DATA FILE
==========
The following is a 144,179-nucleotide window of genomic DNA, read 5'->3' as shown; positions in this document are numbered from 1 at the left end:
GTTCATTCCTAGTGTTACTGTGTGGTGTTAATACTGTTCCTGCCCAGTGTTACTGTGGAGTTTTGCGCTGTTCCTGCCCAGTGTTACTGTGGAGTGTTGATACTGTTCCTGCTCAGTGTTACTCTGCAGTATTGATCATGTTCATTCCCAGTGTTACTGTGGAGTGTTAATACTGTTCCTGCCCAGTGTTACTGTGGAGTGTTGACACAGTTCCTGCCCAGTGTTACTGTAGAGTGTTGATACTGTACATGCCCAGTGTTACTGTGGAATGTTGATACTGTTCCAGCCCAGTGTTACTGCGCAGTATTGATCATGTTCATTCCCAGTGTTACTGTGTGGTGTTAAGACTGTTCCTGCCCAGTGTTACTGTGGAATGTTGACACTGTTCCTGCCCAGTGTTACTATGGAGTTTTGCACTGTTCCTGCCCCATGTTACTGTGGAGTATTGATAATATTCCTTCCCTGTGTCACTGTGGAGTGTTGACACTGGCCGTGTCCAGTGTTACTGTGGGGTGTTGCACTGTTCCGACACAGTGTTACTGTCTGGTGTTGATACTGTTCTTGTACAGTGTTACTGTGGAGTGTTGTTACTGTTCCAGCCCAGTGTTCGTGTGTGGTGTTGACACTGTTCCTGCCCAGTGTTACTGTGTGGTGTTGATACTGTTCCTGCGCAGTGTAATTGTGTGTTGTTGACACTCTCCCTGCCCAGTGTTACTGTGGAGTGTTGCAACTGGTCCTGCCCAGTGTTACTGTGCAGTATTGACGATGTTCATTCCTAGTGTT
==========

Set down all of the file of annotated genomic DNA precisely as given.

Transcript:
The following is a 144,179-nucleotide window of genomic DNA, read 5'->3' as shown; positions in this document are numbered from 1 at the left end:
GTTCATTCCTAGTGTTACTGTGTGGTGTTAATACTGTTCCTGCCCAGTGTTACTGTGGAGTTTTGCGCTGTTCCTGCCCAGTGTTACTGTGGAGTGTTGATACTGTTCCTGCTCAGTGTTACTCTGCAGTATTGATCATGTTCATTCCCAGTGTTACTGTGGAGTGTTAATACTGTTCCTGCCCAGTGTTACTGTGGAGTGTTGACACAGTTCCTGCCCAGTGTTACTGTAGAGTGTTGATACTGTACATGCCCAGTGTTACTGTGGAATGTTGATACTGTTCCAGCCCAGTGTTACTGCGCAGTATTGATCATGTTCATTCCCAGTGTTACTGTGTGGTGTTAAGACTGTTCCTGCCCAGTGTTACTGTGGAATGTTGACACTGTTCCTGCCCAGTGTTACTATGGAGTTTTGCACTGTTCCTGCCCCATGTTACTGTGGAGTATTGATAATATTCCTTCCCTGTGTCACTGTGGAGTGTTGACACTGGCCGTGTCCAGTGTTACTGTGGGGTGTTGCACTGTTCCGACACAGTGTTACTGTCTGGTGTTGATACTGTTCTTGTACAGTGTTACTGTGGAGTGTTGTTACTGTTCCAGCCCAGTGTTCGTGTGTGGTGTTGACACTGTTCCTGCCCAGTGTTACTGTGTGGTGTTGATACTGTTCCTGCGCAGTGTAATTGTGTGTTGTTGACACTCTCCCTGCCCAGTGTTACTGTGGAGTGTTGCAACTGGTCCTGCCCAGTGTTACTGTGCAGTATTGACGATGTTCATTCCTAGTGTT